Interview with our Judge
Tania Hershman

  • You've judged many other flash fiction and short story contests in the UK and elsewhere and have also selected flash fictions for journals. There's a wide variety of styles in the flash fiction genre, but can you tell us what stood out for you in the winning entries and submissions?

Things that stand out for me – and I am only one reader, with my own tastes and preferences – are a love for language, a delight in what words can do, especially in such a short space. Also, a sense that the story was made for the length it is, that it is not a longer story compressed, that it is wonderful not despite but because of its brevity. As for styles, I am open to anything at all, I love being made to laugh and cry, but the main thing is: move me, surprise me, delight me. This can be done without fireworks, without car chases, without much action at all. Or: with all these things! I am looking for stories that sing, that I can hear in my head as I read and for hours, days afterwards. But sing in your own way, not in a way to please anyone else. Send us your best.

  • Have you found that entering competitions yourself over the years has helped you hone your writing skills and allowed you to take off in different directions?

What being placed in competitions has done for me is give me the most enormous validation – as does every publication, every time the creature that emerged from my head somehow connects with one other person who is not in my head, which has never stopped feeling somewhat miraculous. I never quite know when I've finished something – flash fiction, short story, poetry – whether it works, even if it makes me happy, so this validation, especially when it's something very new I am trying, has been and is still very important to me. It gives me permission to not only keep doing the new thing, but to explore, reach beyond my comfort, stretch myself. Judging competitions has not, I am pretty sure, helped me win any! There is no sure-fire way, no "winning" kind of story, poem. But I do know that you have no time to lose in gripping the judge – who has a pile of stories in front of her and is looking for a reason to discard most of them – there is no space for preamble, for musings, whatever length you are writing to. Get in, get out. Be bold! Which can also be done in a very quiet way.

  • You write poetry as well as flash fiction and have a poetry chapbook due to be published early next year. Can you offer some comments on any distinction between prose poetry and flash fiction?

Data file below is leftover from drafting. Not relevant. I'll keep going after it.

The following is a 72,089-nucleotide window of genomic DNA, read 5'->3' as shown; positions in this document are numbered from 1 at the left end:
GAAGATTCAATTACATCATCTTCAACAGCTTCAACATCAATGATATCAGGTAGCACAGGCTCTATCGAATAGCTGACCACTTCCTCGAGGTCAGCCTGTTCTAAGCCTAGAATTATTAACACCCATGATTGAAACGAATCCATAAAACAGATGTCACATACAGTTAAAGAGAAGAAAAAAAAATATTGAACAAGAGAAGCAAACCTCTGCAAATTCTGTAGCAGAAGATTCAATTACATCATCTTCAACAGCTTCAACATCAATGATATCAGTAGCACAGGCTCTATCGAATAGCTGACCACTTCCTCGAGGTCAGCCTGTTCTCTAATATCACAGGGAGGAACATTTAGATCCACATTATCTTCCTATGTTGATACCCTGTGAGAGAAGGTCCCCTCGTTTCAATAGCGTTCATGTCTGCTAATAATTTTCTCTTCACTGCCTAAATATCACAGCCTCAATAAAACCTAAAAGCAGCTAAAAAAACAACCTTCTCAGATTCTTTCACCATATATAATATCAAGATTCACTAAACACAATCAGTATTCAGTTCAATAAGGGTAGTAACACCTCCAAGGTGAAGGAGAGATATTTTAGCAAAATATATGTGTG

Ha! No, not really! I was just on a panel at a poetry festival discussing the prose poem and what makes it "still" a poem, and we struggled. If anything it was something to do with the breath – in poetry, the line breaks are tied into breath, into where you breathe when you read it, where you want the reader to breathe, and prose poems have less of that, a quality of breathlessness, perhaps. For me, I count prose poems as under the umbrella of microfictions, I am open to seeing prose poem-ish pieces for this competition, I don't know where the distinction lies. And, to be honest, I don't care!

  • Who are the short story writers you return to for inspiration?

Oh my, there are many. Most are American, that's where I started learning about short stories and about writing and they live deep inside me: Richard Brautigan, Donald Barthelme, Grace Paley, Aimee Bender, Lydia Davis, Edith Pearlman, Anthony Doerr. Janet Frame's short stories are stunning, and Rivka Galchen's recent collection thrilled me. Ali Smith is my touchstone, she has been vital to me as a short story writer and as a person, and she has a new collection out. Shall I go on? I could...

  • Finally can you give us your top tips for writing a piece limited to 300 words?

There are at least two ways to approach writing a 300-word story – write a longer draft and cut it down, or write up to 300 words. I think it's the same as any piece of writing: do whatever you can to keep your inner critic quiet so that you can get the words down as close to you hear them in your head as possible. I keep my inner critic diverted by playing online scrabble while I write. That works for me. The fantastic American writer Ron Carlson says in his book, 'Ron Carlson Writes a Story', that a writer is the person who stays in the room. I know that when I write a sentence I love, all I want to do is get up, go and make coffee, bake bread, watch TV. I've found the thing that keeps me sitting there for the next sentence.

In terms of what makes for great flash fiction – when I run workshops I ask the participants what they think needs to be left out in a tiny story, and we come up with a list: characters, backstory, description, dialogue, etc... Then we read examples and we see that nothing needs to be left out, and anything can be done in 300 words. If you have a longer short story that isn't working, perhaps it's yearning to be under 300 words? Once you start editing, start cutting, as I've just been doing myself with an old story, you see how few words you really need. And you try and make every word work.

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